FERGUSON IMPEACHMENT. In 1917, James E. Ferguson, nicknamed "Pa Ferguson," was impeached and removed from the governorship of Texas. He was replaced by William P. Hobby after the Texas House of Representatives found him guilty in ten of twenty-one charges. These included misappropriation of state funds, falsification of records, unwarranted interference with the control of the University of Texas—he directed the board of regents to fire a leading educator and prominent Democrat, A. Carswell Ellis—and refusal to divulge the source of a personal loan of $156,500, a huge sum at the time.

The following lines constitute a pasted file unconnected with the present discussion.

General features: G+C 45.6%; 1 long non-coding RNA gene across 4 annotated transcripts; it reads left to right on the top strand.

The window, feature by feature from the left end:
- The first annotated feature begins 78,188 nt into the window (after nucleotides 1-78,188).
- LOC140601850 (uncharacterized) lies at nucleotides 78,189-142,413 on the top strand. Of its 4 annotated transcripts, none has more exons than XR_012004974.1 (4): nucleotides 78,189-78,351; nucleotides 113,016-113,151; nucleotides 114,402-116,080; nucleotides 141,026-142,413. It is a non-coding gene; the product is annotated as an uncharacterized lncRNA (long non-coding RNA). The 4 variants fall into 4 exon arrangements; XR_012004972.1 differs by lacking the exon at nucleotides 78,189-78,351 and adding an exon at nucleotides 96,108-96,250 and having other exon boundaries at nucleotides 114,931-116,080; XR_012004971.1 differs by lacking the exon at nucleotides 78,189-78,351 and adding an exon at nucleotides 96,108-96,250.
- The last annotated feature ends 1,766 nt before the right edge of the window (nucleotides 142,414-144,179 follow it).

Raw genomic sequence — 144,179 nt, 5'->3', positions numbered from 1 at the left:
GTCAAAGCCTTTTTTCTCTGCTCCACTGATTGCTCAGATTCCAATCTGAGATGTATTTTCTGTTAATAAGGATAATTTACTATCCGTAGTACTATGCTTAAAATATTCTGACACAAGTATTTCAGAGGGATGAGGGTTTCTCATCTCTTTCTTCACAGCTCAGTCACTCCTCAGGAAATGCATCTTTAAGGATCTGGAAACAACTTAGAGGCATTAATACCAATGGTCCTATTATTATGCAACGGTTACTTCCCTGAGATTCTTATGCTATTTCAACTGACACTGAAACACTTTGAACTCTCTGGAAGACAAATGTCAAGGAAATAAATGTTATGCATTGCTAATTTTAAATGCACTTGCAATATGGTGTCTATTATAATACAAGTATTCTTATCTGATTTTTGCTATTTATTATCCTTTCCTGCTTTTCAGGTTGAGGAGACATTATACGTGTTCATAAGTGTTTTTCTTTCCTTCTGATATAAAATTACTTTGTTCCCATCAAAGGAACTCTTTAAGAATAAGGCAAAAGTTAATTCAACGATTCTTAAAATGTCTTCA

Ferguson was first elected in 1914, and was reelected in 1916. The accusations, apparently true, were typical of the corruption, graft, and manipulations of American public life. Ferguson, a political novice, suffered from the lack of a viable power-base. This independence made him critical of existing policies, earning him sufficient popular support to win office, but also the consequent wrath of the establishment that could have protected him from investigation. Although Ferguson was disqualified from holding public office, he did try to run in the 1924 elections to redeem his reputation. He was barred, but managed to have his wife ("Ma Ferguson") elected governor; she was elected for a second term in 1932.
Gould, Lewis L. "The University Becomes Politicized: The War with Jim Ferguson." Southwestern Historical Quarterly 86 (October 1982).